This Is Only a Test

So, this morning, I’m having my coffee, catching up on the Snarkosphere, etc., when I notice an alert on my iPhone screen:

Never heard of a tsunami hitting the west coast of Florida, but shit, the world quit making sense a while back, so maybe? I clicked through to the Accuweather app, which had the little red exclamation point and the same message on the app screen: tsunami warning for my (low-lying, coastal) area.

I mentally reviewed the location of my husband and daughter (higher ground, both, insofar as there IS higher ground on this accursed peninsula) and started figuring out how to single-handedly catch and crate the chickens and then drag the dog and a crate of chickens up to the roof. Or perhaps chance fleeing in my car with the dog and chickens in the cabin with me? Neither seemed a good option.

But before putting either plan into action, I figured I’d better go straight to the horse’s mouth and make sure this warning wasn’t some Accuweather fuckery and that the U.S. National Weather Service was really predicting a tsunami right here in Cockroach Acres. Turns out, nah:

I appreciate getting severe weather alerts when an actual threat exists, just as I’m sure the folks in Hawaii are glad there’s a way to alert them of incoming ballistic missiles. But maybe we need to take a step back and rethink how these alerts are disseminated.

In Hawaii, perhaps it shouldn’t be possible for one person to fuck up and push the wrong button and send the population into a panic. And maybe the National Weather Service should work more closely with the weather apps that are authorized to push NWS alerts to make sure “this is a test” is part of the alert message when testing the system. Just saying.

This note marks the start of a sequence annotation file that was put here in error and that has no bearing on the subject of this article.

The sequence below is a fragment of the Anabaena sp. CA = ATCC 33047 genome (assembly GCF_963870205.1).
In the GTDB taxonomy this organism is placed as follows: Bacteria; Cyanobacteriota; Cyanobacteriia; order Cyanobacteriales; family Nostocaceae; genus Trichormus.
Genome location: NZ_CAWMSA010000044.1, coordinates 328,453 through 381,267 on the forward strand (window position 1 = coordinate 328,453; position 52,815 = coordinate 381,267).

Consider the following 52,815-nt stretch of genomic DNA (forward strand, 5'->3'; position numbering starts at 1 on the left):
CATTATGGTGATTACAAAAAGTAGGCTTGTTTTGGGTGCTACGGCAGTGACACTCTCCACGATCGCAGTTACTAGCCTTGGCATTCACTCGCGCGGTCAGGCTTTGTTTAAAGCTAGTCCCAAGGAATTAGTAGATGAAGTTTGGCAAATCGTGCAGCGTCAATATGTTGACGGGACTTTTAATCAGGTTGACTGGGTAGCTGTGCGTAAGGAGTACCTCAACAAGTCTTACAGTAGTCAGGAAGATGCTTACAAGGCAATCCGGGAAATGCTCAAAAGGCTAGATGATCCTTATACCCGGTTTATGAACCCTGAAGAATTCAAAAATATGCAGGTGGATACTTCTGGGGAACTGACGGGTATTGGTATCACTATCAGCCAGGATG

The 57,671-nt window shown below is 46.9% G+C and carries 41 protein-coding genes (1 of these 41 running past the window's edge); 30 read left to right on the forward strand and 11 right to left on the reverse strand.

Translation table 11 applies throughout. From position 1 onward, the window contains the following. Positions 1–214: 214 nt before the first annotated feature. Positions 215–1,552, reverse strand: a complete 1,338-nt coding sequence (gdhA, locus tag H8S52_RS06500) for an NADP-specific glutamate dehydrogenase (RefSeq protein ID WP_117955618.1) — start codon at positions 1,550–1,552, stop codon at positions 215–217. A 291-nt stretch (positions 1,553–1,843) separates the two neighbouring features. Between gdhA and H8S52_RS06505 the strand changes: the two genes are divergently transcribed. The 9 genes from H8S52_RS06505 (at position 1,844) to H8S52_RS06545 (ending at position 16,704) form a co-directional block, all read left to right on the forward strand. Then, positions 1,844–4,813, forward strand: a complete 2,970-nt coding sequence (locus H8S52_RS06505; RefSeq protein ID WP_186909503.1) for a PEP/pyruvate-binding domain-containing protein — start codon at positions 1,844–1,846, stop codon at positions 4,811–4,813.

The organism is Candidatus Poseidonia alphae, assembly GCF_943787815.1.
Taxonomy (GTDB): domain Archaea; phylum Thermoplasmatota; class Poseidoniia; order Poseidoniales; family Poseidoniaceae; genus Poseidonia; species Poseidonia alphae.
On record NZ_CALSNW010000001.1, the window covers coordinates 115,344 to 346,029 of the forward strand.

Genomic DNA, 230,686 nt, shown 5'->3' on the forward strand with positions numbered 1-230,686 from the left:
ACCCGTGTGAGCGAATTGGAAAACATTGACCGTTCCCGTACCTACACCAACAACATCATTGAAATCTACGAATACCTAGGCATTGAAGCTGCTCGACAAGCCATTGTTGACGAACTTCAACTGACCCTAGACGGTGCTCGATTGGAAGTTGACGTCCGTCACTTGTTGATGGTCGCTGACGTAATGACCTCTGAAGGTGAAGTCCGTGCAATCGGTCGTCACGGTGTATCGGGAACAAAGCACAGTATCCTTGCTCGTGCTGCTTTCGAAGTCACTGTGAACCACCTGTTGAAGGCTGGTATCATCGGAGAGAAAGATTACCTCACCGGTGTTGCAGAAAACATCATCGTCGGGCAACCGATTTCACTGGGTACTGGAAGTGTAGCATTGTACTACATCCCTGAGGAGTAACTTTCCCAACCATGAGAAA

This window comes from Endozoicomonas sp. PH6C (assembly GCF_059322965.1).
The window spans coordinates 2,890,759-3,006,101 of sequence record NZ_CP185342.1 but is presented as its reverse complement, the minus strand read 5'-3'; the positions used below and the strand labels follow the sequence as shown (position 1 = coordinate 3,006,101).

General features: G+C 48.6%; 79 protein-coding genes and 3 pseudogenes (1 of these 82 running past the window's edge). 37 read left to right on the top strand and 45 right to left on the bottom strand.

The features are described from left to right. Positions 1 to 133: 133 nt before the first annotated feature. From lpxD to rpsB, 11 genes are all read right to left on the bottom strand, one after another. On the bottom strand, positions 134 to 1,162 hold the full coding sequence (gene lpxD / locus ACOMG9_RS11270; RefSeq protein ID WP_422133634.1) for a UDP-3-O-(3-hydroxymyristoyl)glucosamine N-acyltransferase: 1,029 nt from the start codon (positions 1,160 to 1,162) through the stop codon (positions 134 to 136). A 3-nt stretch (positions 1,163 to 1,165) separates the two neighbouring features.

Open thread!



Cold Friday (Open Thread)

My dogs are quietly outraged because I haven’t taken them for a walk in several days. Every time I put on shoes or pull on a sweater, they rush to the door in anticipation. But it’s been too damn cold for walks, and they know it too: When we let them out in the yard, they’re banging on the door to come back inside within five minutes.

Other critters in the state are handling the cold snap in their accustomed ways. Here’s a herd of manatees swarming the entrance to Three Sisters Springs in Crystal River, Florida, which is one of the best places on the planet, IMO:

The water flowing from the springs is around 72 degrees year-round. In the summer, that feels heart-stoppingly cold. But on a cold day like this, jumping into the springs feels like sliding into a warm bath. That warmth is what the manatees are after.

Next week, it’ll warm up, and the manatees will venture out of the canals in search of more plentiful vegetation. And I’ll start walking my dogs again.

Open thread!



College Football Open Thread

Better late than never:

Is anyone here in the path of Hurricane Nate? Looks like it might be a little stronger than they figured at first, so stay safe.

Thread open for all topics.








Does Trump understand that Puerto Rico is a U.S. territory?

It’s hell in Puerto Rico now. Via WaPo:

Hurricane Maria hammers Puerto Rico with force not seen in ‘modern history’

SAN JUAN, Puerto Rico — Hurricane Maria churned across Puerto Rico Wednesday as the most powerful storm to strike the island in more than 80 years, knocking out power and water to nearly the entire population and leaving people huddled in buildings to ride out powerhouse winds that have already left death and devastation across the Caribbean.

“On the forecast track, [Maria] would be the most destructive hurricane in Puerto Rico history,” tweeted Eric Blake, a forecaster at the National Hurricane Center.

The storm first slammed the coast near Yabucoa at 6:15 a.m. as a Category 4 hurricane with 155 mph winds — the first Category 4 storm to directly strike the island since 1932. By midmorning, Maria had fully engulfed the 100-mile-long island as winds snapped palm trees, peeled off rooftops, sent debris skidding across beaches and roads, and cut power to nearly the entire island.